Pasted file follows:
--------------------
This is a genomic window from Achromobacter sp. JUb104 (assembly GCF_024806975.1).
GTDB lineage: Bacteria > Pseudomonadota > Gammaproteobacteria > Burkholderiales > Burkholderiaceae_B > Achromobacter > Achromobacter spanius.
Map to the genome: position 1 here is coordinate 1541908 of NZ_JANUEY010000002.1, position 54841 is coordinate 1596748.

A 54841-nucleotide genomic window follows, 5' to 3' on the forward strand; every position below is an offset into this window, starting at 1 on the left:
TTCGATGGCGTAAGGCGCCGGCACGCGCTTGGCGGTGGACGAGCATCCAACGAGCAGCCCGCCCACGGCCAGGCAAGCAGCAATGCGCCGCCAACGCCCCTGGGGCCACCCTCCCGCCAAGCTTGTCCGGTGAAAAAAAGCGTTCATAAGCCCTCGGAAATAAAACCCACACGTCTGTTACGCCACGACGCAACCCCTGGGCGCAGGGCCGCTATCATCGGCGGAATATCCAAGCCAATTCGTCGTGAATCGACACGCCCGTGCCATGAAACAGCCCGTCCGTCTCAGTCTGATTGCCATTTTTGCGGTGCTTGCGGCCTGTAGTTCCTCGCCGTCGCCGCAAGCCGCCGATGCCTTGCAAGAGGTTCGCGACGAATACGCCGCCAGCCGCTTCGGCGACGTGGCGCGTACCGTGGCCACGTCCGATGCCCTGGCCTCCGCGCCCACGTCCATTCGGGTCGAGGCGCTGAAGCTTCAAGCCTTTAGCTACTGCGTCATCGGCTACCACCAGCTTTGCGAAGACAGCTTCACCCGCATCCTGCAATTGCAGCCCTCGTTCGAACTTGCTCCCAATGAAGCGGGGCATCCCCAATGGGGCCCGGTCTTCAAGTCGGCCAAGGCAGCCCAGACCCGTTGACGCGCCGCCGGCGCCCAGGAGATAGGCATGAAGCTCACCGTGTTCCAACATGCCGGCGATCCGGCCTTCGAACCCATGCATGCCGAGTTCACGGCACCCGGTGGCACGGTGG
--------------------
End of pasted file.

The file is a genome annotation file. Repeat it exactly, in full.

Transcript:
This is a genomic window from Achromobacter sp. JUb104 (assembly GCF_024806975.1).
GTDB lineage: Bacteria > Pseudomonadota > Gammaproteobacteria > Burkholderiales > Burkholderiaceae_B > Achromobacter > Achromobacter spanius.
Map to the genome: position 1 here is coordinate 1541908 of NZ_JANUEY010000002.1, position 54841 is coordinate 1596748.

A 54841-nucleotide genomic window follows, 5' to 3' on the forward strand; every position below is an offset into this window, starting at 1 on the left:
TTCGATGGCGTAAGGCGCCGGCACGCGCTTGGCGGTGGACGAGCATCCAACGAGCAGCCCGCCCACGGCCAGGCAAGCAGCAATGCGCCGCCAACGCCCCTGGGGCCACCCTCCCGCCAAGCTTGTCCGGTGAAAAAAAGCGTTCATAAGCCCTCGGAAATAAAACCCACACGTCTGTTACGCCACGACGCAACCCCTGGGCGCAGGGCCGCTATCATCGGCGGAATATCCAAGCCAATTCGTCGTGAATCGACACGCCCGTGCCATGAAACAGCCCGTCCGTCTCAGTCTGATTGCCATTTTTGCGGTGCTTGCGGCCTGTAGTTCCTCGCCGTCGCCGCAAGCCGCCGATGCCTTGCAAGAGGTTCGCGACGAATACGCCGCCAGCCGCTTCGGCGACGTGGCGCGTACCGTGGCCACGTCCGATGCCCTGGCCTCCGCGCCCACGTCCATTCGGGTCGAGGCGCTGAAGCTTCAAGCCTTTAGCTACTGCGTCATCGGCTACCACCAGCTTTGCGAAGACAGCTTCACCCGCATCCTGCAATTGCAGCCCTCGTTCGAACTTGCTCCCAATGAAGCGGGGCATCCCCAATGGGGCCCGGTCTTCAAGTCGGCCAAGGCAGCCCAGACCCGTTGACGCGCCGCCGGCGCCCAGGAGATAGGCATGAAGCTCACCGTGTTCCAACATGCCGGCGATCCGGCCTTCGAACCCATGCATGCCGAGTTCACGGCACCCGGTGGCACGGTGG